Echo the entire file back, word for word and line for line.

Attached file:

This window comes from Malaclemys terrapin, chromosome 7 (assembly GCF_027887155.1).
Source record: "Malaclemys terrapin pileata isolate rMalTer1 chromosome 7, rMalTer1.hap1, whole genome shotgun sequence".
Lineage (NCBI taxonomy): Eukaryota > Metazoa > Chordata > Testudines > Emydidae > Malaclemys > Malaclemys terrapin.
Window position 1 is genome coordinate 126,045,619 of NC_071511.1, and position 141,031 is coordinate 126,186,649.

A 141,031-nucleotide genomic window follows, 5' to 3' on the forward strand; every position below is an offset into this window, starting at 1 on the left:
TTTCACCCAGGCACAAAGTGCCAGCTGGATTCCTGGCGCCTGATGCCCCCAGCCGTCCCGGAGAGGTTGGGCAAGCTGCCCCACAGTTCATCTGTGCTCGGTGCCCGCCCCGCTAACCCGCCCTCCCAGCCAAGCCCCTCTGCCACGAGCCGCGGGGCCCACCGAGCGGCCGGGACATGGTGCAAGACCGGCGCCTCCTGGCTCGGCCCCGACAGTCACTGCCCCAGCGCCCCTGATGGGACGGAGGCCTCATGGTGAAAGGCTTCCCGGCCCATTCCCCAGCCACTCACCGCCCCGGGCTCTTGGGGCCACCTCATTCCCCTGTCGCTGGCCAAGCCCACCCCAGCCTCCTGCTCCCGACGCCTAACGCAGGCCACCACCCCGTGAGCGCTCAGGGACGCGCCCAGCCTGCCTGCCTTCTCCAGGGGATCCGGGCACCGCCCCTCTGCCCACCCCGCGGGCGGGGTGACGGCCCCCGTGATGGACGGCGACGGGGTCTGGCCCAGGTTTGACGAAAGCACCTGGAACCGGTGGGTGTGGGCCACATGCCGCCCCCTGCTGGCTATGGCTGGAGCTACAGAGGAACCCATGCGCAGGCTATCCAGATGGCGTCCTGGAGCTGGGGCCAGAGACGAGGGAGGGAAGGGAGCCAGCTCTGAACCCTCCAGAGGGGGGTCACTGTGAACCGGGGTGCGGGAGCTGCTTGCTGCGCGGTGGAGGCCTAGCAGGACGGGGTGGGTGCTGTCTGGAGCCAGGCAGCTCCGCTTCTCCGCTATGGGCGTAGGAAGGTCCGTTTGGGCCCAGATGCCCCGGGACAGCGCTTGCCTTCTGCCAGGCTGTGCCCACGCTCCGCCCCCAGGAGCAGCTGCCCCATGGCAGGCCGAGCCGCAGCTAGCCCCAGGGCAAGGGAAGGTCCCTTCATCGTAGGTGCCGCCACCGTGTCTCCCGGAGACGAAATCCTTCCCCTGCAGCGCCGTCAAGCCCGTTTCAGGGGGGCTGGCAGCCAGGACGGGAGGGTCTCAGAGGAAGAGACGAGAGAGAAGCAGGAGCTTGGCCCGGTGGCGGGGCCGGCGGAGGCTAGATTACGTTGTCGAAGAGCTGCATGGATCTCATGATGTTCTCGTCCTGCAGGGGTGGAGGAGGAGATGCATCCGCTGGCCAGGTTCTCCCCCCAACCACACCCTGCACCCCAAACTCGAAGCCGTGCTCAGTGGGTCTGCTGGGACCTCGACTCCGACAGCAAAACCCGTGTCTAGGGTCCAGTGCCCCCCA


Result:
This window comes from Malaclemys terrapin, chromosome 7 (assembly GCF_027887155.1).
Source record: "Malaclemys terrapin pileata isolate rMalTer1 chromosome 7, rMalTer1.hap1, whole genome shotgun sequence".
Lineage (NCBI taxonomy): Eukaryota > Metazoa > Chordata > Testudines > Emydidae > Malaclemys > Malaclemys terrapin.
Window position 1 is genome coordinate 126,045,619 of NC_071511.1, and position 141,031 is coordinate 126,186,649.

A 141,031-nucleotide genomic window follows, 5' to 3' on the forward strand; every position below is an offset into this window, starting at 1 on the left:
TTTCACCCAGGCACAAAGTGCCAGCTGGATTCCTGGCGCCTGATGCCCCCAGCCGTCCCGGAGAGGTTGGGCAAGCTGCCCCACAGTTCATCTGTGCTCGGTGCCCGCCCCGCTAACCCGCCCTCCCAGCCAAGCCCCTCTGCCACGAGCCGCGGGGCCCACCGAGCGGCCGGGACATGGTGCAAGACCGGCGCCTCCTGGCTCGGCCCCGACAGTCACTGCCCCAGCGCCCCTGATGGGACGGAGGCCTCATGGTGAAAGGCTTCCCGGCCCATTCCCCAGCCACTCACCGCCCCGGGCTCTTGGGGCCACCTCATTCCCCTGTCGCTGGCCAAGCCCACCCCAGCCTCCTGCTCCCGACGCCTAACGCAGGCCACCACCCCGTGAGCGCTCAGGGACGCGCCCAGCCTGCCTGCCTTCTCCAGGGGATCCGGGCACCGCCCCTCTGCCCACCCCGCGGGCGGGGTGACGGCCCCCGTGATGGACGGCGACGGGGTCTGGCCCAGGTTTGACGAAAGCACCTGGAACCGGTGGGTGTGGGCCACATGCCGCCCCCTGCTGGCTATGGCTGGAGCTACAGAGGAACCCATGCGCAGGCTATCCAGATGGCGTCCTGGAGCTGGGGCCAGAGACGAGGGAGGGAAGGGAGCCAGCTCTGAACCCTCCAGAGGGGGGTCACTGTGAACCGGGGTGCGGGAGCTGCTTGCTGCGCGGTGGAGGCCTAGCAGGACGGGGTGGGTGCTGTCTGGAGCCAGGCAGCTCCGCTTCTCCGCTATGGGCGTAGGAAGGTCCGTTTGGGCCCAGATGCCCCGGGACAGCGCTTGCCTTCTGCCAGGCTGTGCCCACGCTCCGCCCCCAGGAGCAGCTGCCCCATGGCAGGCCGAGCCGCAGCTAGCCCCAGGGCAAGGGAAGGTCCCTTCATCGTAGGTGCCGCCACCGTGTCTCCCGGAGACGAAATCCTTCCCCTGCAGCGCCGTCAAGCCCGTTTCAGGGGGGCTGGCAGCCAGGACGGGAGGGTCTCAGAGGAAGAGACGAGAGAGAAGCAGGAGCTTGGCCCGGTGGCGGGGCCGGCGGAGGCTAGATTACGTTGTCGAAGAGCTGCATGGATCTCATGATGTTCTCGTCCTGCAGGGGTGGAGGAGGAGATGCATCCGCTGGCCAGGTTCTCCCCCCAACCACACCCTGCACCCCAAACTCGAAGCCGTGCTCAGTGGGTCTGCTGGGACCTCGACTCCGACAGCAAAACCCGTGTCTAGGGTCCAGTGCCCCCCA